Nomination, Perhaps Postulancy

Posted June 7, 2017 @ 11:58am | by Tripp

Once upon a time, as the sun shone across the dewy grass, a child’s heart broke. These things happen, mind you. There’s nothing exceptional about heartbreak, per se. That’s what they are designed to do. The faulty heart is the hardened heart incapable of being broken. An unbreakable heart is exceptional...and dangerous. But, where was I? Right, a child, the sun, and dewy grass. 

The child was walking through the grass noticing how they left tracks behind them and that the toes of their shoes were gradually getting soaked. Even their socks were getting cold and wet. 

Distracted by this revelation for a moment, the child forgot their errand. “While the sun rises and the grass is still damp,” they remembered. Those were the instructions. While the grass is still damp. “Isn’t it amazing how the sun dries the grass like it does,” the child mused. “How cool.”

Walking across the lawn was necessary if they were going to complete the errand, but the lawn itself became an enormous distraction. Sometimes the journey itself distracts us from the goal ahead. Sometimes it feed us along the way. Sometimes, like on this dewy morning, it does both things at once. 

That’s what these last several months have felt like. I am gloriously distracted from the goal set before me. 

I have been nominated by All Souls Episcopal Parish in Berkeley, CA to apply for postulancy in the Episcopal Diocese of California. Change and no change is afoot in my life. It’s an interesting journey to be certain. It is on one hand entirely familiar and on the other, well, not so much. The Episcopal Church is not the American Baptist Churches though the Venn diagram overlap is significant. Progressive, ecumenically minded, historically rooted in the English Reformation and the related colonization of the North American continent, they have many of the same gifts and challenges. They are denominational kin.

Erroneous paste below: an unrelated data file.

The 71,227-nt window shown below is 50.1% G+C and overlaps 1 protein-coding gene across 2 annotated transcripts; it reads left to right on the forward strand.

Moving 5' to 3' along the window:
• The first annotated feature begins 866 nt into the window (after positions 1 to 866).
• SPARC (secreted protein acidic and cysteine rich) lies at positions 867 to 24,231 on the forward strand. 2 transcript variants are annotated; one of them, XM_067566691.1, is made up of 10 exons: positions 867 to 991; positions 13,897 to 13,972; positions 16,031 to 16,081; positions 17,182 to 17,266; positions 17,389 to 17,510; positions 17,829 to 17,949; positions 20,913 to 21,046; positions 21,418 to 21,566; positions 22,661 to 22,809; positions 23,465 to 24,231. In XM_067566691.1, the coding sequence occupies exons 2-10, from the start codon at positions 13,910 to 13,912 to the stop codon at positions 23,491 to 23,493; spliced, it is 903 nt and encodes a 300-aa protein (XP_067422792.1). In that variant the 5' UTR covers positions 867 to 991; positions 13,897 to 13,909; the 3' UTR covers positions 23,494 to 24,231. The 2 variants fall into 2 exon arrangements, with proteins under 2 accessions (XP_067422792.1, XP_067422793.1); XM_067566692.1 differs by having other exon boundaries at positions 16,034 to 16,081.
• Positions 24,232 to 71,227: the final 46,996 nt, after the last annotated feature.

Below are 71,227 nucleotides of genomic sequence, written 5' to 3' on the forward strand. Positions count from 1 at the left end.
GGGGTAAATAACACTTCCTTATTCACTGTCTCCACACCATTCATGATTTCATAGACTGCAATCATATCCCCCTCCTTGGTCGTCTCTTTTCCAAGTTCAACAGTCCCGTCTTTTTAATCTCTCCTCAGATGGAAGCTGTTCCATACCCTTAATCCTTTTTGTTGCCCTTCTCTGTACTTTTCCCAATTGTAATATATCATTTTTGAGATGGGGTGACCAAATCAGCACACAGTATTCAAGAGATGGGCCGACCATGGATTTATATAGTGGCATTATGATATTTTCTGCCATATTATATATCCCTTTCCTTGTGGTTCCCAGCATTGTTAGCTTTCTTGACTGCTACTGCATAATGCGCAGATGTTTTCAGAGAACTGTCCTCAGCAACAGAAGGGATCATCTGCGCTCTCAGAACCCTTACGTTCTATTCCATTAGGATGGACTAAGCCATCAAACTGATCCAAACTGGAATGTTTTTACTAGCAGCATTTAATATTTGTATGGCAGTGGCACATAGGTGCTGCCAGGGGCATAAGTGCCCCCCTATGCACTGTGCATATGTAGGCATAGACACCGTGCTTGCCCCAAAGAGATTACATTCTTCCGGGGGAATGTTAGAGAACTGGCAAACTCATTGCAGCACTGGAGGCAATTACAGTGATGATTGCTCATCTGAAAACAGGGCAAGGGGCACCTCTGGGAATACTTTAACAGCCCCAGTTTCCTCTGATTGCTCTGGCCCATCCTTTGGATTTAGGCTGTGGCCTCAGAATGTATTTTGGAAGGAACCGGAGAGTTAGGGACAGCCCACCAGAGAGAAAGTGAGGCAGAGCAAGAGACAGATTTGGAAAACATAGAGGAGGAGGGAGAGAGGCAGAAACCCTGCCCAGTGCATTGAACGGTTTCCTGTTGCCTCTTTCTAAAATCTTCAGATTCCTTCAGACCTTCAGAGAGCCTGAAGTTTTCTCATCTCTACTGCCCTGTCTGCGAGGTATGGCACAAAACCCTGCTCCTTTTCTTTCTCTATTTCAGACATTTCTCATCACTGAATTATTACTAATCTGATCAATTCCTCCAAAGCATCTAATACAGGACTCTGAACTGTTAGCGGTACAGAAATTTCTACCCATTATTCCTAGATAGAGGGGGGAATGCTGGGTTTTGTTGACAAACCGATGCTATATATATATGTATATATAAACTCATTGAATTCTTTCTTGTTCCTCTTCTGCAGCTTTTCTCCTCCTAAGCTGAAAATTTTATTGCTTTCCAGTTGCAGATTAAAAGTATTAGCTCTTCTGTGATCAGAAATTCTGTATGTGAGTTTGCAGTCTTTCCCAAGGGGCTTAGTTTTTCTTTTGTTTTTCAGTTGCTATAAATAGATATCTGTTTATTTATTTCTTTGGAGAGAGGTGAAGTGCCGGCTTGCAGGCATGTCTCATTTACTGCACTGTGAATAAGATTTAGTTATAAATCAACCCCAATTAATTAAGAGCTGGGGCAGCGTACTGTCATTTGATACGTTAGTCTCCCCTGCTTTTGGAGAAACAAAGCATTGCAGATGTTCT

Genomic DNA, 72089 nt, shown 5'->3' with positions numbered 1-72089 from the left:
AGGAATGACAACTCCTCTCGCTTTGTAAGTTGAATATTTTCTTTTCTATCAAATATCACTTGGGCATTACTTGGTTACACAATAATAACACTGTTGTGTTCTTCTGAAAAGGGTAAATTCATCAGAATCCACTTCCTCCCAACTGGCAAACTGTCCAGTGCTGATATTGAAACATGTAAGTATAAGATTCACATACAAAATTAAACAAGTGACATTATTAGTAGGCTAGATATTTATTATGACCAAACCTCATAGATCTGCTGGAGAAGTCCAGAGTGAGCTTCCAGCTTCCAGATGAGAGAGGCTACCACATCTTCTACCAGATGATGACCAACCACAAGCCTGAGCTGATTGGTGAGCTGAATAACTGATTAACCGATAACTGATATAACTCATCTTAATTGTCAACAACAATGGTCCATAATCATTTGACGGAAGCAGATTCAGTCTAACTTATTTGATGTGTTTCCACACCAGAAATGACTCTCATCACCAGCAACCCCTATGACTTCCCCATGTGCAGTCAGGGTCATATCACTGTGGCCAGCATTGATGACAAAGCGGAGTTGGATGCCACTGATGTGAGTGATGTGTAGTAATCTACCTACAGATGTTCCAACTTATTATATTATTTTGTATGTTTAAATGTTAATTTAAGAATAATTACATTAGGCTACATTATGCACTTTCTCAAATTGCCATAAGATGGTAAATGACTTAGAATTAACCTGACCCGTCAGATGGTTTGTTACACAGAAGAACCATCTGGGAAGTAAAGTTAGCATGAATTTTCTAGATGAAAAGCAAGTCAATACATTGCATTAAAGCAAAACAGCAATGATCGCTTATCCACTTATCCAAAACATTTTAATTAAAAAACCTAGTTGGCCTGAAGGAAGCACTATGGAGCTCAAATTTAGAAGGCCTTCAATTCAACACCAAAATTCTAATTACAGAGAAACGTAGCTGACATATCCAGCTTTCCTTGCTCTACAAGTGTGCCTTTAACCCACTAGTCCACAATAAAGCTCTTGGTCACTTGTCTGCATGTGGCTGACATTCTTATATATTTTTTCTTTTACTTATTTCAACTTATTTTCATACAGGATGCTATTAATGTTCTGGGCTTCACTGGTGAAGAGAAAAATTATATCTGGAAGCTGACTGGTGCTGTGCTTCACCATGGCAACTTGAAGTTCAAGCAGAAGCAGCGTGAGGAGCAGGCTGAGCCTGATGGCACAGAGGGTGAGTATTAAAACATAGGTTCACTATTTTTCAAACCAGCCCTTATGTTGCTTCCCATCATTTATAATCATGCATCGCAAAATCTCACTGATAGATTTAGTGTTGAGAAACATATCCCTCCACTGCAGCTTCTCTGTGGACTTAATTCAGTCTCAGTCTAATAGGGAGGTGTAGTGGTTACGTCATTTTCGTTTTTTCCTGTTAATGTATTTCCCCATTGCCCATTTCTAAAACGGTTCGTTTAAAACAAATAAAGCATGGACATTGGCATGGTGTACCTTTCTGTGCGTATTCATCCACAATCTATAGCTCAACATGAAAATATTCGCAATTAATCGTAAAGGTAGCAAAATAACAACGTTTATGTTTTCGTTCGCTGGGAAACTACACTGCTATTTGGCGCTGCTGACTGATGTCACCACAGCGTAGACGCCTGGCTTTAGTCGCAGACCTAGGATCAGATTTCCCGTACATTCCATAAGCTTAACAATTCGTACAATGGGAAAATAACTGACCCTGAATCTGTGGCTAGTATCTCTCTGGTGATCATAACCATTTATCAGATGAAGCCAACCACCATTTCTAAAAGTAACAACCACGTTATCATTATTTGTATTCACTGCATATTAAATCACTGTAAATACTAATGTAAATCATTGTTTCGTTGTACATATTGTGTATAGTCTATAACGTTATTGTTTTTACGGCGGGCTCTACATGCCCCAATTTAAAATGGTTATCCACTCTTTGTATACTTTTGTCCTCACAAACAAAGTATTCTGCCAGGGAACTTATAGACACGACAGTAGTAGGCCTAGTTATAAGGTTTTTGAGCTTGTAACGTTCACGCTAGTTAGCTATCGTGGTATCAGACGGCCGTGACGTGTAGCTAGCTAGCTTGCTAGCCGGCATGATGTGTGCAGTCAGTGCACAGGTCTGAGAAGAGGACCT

I served as an ordained minister in the American Baptist Churches for a decade. On the eleventh anniversary of my ordination, I was confirmed in the Episcopal Church, finishing the sacramental work of my baptism as an infant in 1970 at St. James the Less in Ashland, VA.

The lines of ecclesial association are tangled and, as such, a beautiful ongoing distraction. 

There are meetings and (all too familiar) paperwork. There are suspicions and questions, brooding gatekeepers, and gracious ushers beckoning me to enter. There are open arms and curious gazes. There are tears and there is laughter. 

There is confusion, speculation, and general befuddlement. It’s like getting my feet wet all over again in that old lawn. I can smell the summer heat beginning to rise. 

I feel a sense of urgency.

There’s something I need to do. A goal, a work, a task has been set before me. And, yet, there is dew on the grass and the sun is bright. I can feel the warmth of its glow on the back of my neck as I look down to look at my damp shoes. Soon the sun will be high enough in the sky to evaporate all of this moisture and I have a task to complete while the sun rises and the grass is still damp. 

But first, let me just look at these tracks one last time. 

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